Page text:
He was a little overwhelmed by all the other dogs, when he first arrived (can't say that I blame him - sometimes I feel a bit overwhelmed by them too, and I'm more or less used to them) but now he's running with the pack like he was born with them. Freya seems to like him and is already including him in her count-of-noses when she comes in from outside. Sammie seems to have attached to him as an acceptable successor to Orville, and he gives the old blind fellows no grief. He does like chasing the cats, but as long as he's not trying to do them any harm, I figure they can use the extra exercise. The Shady Rest cats are accustomed to new foster dogs and will slap some respect into him if they get tired of it.
So, a couple more weeks, a little socialization and confidence-building, and I'm pretty sure he'll be off to a new forever home, to make some human very, very happy.
That's another day here the Shady Rest. Ya'll take care.
Saturday, March 6, 2010
It's been an interesting day here at the Shady Rest. We did Orville's adoption today, to a fine family about an hour outside of Columbus. Cj and I both feel/felt SO good about this one! We've never yet had an adoption of a foster about which we felt bad, but some just seem to be so very right, and this was definitely one of those. The family, mom, dad, toddler girl and infant boy, had met Orville at the Dogs Rule Doggy Day Care Center Adoption Day a couple of weeks ago. They were smitten with him, and as far as I could tell, he with them, but they were smart. This was no impulse. They'd come because they wanted to adopt a rescued pug, and though they thought Orville would be good for them, they met all the other pugs too, just to be sure. They asked questions, lots of questions, and good ones, about the breed and about the individual pugs. They have a dog, a delightful black lab named Gracie, but never a pug before. They wanted to do it right. After meeting all the pugs that were in attendance (and there were quite a few), they filled out an adoption form on the spot, with Orville's name on it.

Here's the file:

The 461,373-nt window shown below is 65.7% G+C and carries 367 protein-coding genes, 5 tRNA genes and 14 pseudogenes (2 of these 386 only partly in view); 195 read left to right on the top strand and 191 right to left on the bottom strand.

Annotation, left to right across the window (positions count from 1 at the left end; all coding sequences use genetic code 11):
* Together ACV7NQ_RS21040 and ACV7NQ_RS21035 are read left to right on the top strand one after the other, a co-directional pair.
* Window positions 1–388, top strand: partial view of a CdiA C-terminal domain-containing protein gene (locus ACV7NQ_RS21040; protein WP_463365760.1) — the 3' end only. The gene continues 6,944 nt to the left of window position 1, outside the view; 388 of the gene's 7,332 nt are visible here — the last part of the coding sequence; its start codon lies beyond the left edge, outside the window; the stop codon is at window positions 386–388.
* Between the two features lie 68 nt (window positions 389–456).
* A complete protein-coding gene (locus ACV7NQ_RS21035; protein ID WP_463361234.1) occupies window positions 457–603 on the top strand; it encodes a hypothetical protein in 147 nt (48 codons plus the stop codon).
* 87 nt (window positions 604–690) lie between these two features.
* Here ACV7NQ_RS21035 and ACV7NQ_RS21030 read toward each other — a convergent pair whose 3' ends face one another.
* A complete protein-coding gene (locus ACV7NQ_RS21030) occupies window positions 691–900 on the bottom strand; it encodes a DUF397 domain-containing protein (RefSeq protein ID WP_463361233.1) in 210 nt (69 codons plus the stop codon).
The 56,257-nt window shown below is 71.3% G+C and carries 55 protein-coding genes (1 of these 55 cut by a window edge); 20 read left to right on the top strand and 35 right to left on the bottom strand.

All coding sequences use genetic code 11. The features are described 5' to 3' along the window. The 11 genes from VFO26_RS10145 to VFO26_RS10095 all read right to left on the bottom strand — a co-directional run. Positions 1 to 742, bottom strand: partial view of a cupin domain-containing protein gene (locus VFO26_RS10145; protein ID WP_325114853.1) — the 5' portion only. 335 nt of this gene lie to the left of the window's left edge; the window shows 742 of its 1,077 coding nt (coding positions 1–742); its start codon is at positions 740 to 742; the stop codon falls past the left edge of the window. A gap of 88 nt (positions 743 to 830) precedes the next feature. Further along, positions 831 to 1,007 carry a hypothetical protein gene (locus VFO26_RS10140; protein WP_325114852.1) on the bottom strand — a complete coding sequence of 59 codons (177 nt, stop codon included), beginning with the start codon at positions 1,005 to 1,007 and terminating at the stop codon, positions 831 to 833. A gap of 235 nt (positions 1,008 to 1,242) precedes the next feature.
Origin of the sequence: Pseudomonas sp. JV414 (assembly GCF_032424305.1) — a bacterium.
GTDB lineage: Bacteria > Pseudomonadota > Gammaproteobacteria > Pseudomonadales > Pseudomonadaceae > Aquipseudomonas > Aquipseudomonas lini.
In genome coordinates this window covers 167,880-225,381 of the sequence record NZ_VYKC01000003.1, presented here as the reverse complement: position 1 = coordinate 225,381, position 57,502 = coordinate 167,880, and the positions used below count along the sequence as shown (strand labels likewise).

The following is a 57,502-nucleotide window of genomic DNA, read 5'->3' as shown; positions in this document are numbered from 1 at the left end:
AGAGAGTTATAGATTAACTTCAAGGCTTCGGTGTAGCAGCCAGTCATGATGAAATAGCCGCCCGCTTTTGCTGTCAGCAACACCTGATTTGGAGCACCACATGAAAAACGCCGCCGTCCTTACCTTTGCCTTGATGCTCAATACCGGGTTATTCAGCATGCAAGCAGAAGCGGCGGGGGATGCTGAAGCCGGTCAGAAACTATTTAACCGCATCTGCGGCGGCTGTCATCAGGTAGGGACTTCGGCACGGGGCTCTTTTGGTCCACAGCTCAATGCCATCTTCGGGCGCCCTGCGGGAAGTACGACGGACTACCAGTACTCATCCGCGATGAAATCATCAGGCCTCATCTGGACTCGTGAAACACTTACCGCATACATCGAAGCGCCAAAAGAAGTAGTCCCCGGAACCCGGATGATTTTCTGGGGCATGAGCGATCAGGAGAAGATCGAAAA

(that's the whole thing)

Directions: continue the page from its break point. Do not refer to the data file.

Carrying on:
At some point in the process, there was a misunderstanding. Orville wobbles when he walks. His back end has some weakness and loss of sensation; nothing dramatic, but he wobbles. The new family had been told he had degenerative myelopathy. For those unfamiliar with degenerative myelopathy, it's an ugly disease, blessedly uncommon in pugs but seen fairly often in larger breeds, like Belgian Malinois. The cause is unknown, but the sheaths surrounding the nerves start to degenerate and die. When the protective sheath dies, the nerve follows. It starts at the tail and works forward, a progressive, crippling process with no cure and no treatment. Ultimately, the affected dog will die when the paralysis reaches the diaphragm and the dog can no longer breathe. The process itself is painless - dead nerves don't register pain. We lost our first pug, Petunia, to it. First her back legs gave out and we got her a cart. Then her front legs went, and we put her in an infant carrier. We spoiled her rotten as long as we could, and as long as she had some quality of life and was enjoying herself, we kept going right along with her. The day finally came that she told us she wasn't having fun any more, and the vet confirmed that it was only a matter of days until she started having trouble breathing, so we let her go. It was an experience for which I will forever be grateful, and one I wouldn't wish on anyone who loves dogs.